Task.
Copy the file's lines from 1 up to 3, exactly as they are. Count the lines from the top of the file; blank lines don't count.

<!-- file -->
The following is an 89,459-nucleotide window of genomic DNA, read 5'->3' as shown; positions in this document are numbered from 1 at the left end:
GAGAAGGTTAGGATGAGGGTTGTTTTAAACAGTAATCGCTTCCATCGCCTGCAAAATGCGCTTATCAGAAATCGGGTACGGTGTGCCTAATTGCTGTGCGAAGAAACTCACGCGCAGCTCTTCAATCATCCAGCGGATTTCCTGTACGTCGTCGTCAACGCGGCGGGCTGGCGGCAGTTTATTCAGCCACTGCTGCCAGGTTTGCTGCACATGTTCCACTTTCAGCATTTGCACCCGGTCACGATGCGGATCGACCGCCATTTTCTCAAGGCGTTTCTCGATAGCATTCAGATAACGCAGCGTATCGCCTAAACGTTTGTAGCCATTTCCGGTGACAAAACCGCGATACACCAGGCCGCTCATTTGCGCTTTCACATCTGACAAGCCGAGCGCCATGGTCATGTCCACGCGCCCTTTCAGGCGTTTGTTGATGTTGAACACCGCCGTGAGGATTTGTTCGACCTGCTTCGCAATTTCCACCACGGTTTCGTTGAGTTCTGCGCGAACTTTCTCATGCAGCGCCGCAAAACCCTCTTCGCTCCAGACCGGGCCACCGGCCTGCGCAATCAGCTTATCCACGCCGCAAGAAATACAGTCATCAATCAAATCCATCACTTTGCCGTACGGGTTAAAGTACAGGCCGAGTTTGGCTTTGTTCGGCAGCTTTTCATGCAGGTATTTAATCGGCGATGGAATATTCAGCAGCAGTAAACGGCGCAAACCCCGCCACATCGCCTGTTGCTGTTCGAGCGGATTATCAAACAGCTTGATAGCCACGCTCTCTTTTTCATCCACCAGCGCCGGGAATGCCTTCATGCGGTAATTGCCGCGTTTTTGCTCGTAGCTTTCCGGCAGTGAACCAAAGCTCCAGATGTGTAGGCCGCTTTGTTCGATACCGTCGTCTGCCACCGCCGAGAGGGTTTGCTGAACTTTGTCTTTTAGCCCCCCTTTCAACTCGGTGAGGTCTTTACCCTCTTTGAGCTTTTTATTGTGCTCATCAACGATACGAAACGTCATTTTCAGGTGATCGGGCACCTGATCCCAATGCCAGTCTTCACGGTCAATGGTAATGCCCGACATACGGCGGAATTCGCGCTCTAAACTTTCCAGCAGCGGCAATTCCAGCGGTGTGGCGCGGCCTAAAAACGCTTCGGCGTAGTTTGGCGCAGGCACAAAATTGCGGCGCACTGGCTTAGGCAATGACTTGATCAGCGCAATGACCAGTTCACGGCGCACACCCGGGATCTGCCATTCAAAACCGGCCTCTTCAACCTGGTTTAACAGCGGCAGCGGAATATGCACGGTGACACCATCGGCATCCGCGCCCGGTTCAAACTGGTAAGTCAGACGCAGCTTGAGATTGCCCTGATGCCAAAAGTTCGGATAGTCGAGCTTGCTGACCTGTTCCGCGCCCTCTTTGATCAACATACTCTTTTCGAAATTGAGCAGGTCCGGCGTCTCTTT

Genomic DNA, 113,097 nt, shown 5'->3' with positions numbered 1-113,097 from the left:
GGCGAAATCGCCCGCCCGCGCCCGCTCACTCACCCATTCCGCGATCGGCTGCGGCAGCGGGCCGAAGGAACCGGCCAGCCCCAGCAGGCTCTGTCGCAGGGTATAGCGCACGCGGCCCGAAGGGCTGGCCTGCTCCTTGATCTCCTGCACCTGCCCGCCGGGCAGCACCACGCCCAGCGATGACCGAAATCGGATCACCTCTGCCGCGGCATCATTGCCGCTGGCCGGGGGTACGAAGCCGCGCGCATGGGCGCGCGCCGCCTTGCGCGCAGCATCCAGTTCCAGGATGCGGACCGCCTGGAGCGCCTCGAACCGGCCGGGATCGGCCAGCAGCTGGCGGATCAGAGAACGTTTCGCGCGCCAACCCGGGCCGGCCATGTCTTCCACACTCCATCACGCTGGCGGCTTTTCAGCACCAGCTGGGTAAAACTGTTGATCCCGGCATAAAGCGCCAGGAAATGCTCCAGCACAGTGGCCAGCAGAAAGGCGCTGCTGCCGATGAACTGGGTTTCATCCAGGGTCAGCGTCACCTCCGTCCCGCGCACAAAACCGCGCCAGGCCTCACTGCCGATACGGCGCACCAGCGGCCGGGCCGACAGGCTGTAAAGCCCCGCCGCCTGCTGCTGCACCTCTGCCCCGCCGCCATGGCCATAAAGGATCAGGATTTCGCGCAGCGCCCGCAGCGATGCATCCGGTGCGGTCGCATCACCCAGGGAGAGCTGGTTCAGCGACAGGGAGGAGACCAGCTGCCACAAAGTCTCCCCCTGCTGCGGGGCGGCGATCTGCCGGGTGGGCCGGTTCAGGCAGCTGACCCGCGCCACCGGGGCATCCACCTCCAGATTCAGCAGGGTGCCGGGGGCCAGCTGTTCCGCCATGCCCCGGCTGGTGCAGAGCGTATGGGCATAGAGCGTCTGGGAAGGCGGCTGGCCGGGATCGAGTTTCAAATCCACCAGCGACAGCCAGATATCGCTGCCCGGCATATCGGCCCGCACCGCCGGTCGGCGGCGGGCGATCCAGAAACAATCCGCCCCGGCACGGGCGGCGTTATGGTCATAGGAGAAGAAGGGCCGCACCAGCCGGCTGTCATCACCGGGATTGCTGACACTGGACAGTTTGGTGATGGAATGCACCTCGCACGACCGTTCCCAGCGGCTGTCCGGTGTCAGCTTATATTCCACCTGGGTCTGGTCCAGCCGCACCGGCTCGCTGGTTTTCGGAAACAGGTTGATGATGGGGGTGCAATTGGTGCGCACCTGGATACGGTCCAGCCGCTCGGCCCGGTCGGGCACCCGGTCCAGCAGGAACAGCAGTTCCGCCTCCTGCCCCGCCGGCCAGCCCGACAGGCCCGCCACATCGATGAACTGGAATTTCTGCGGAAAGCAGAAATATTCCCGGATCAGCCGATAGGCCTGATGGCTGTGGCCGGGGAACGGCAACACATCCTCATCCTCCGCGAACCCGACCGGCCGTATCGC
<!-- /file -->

The following is an 89,459-nucleotide window of genomic DNA, read 5'->3' as shown; positions in this document are numbered from 1 at the left end:
GAGAAGGTTAGGATGAGGGTTGTTTTAAACAGTAATCGCTTCCATCGCCTGCAAAATGCGCTTATCAGAAATCGGGTACGGTGTGCCTAATTGCTGTGCGAAGAAACTCACGCGCAGCTCTTCAATCATCCAGCGGATTTCCTGTACGTCGTCGTCAACGCGGCGGGCTGGCGGCAGTTTATTCAGCCACTGCTGCCAGGTTTGCTGCACATGTTCCACTTTCAGCATTTGCACCCGGTCACGATGCGGATCGACCGCCATTTTCTCAAGGCGTTTCTCGATAGCATTCAGATAACGCAGCGTATCGCCTAAACGTTTGTAGCCATTTCCGGTGACAAAACCGCGATACACCAGGCCGCTCATTTGCGCTTTCACATCTGACAAGCCGAGCGCCATGGTCATGTCCACGCGCCCTTTCAGGCGTTTGTTGATGTTGAACACCGCCGTGAGGATTTGTTCGACCTGCTTCGCAATTTCCACCACGGTTTCGTTGAGTTCTGCGCGAACTTTCTCATGCAGCGCCGCAAAACCCTCTTCGCTCCAGACCGGGCCACCGGCCTGCGCAATCAGCTTATCCACGCCGCAAGAAATACAGTCATCAATCAAATCCATCACTTTGCCGTACGGGTTAAAGTACAGGCCGAGTTTGGCTTTGTTCGGCAGCTTTTCATGCAGGTATTTAATCGGCGATGGAATATTCAGCAGCAGTAAACGGCGCAAACCCCGCCACATCGCCTGTTGCTGTTCGAGCGGATTATCAAACAGCTTGATAGCCACGCTCTCTTTTTCATCCACCAGCGCCGGGAATGCCTTCATGCGGTAATTGCCGCGTTTTTGCTCGTAGCTTTCCGGCAGTGAACCAAAGCTCCAGATGTGTAGGCCGCTTTGTTCGATACCGTCGTCTGCCACCGCCGAGAGGGTTTGCTGAACTTTGTCTTTTAGCCCCCCTTTCAACTCGGTGAGGTCTTTACCCTCTTTGAGCTTTTTATTGTGCTCATCAACGATACGAAACGTCATTTTCAGGTGATCGGGCACCTGATCCCAATGCCAGTCTTCACGGTCAATGGTAATGCCCGACATACGGCGGAATTCGCGCTCTAAACTTTCCAGCAGCGGCAATTCCAGCGGTGTGGCGCGGCCTAAAAACGCTTCGGCGTAGTTTGGCGCAGGCACAAAATTGCGGCGCACTGGCTTAGGCAATGACTTGATCAGCGCAATGACCAGTTCACGGCGCACACCCGGGATCTGCCATTCAAAACCGGCCTCTTCAACCTGGTTTAACAGCGGCAGCGGAATATGCACGGTGACACCATCGGCATCCGCGCCCGGTTCAAACTGGTAAGTCAGACGCAGCTTGAGATTGCCCTGATGCCAAAAGTTCGGATAGTCGAGCTTGCTGACCTGTTCCGCGCCCTCTTTGATCAACATACTCTTTTCGAAATTGAGCAGGTCCGGCGTCTCTTT

Genomic DNA, 113,097 nt, shown 5'->3' with positions numbered 1-113,097 from the left: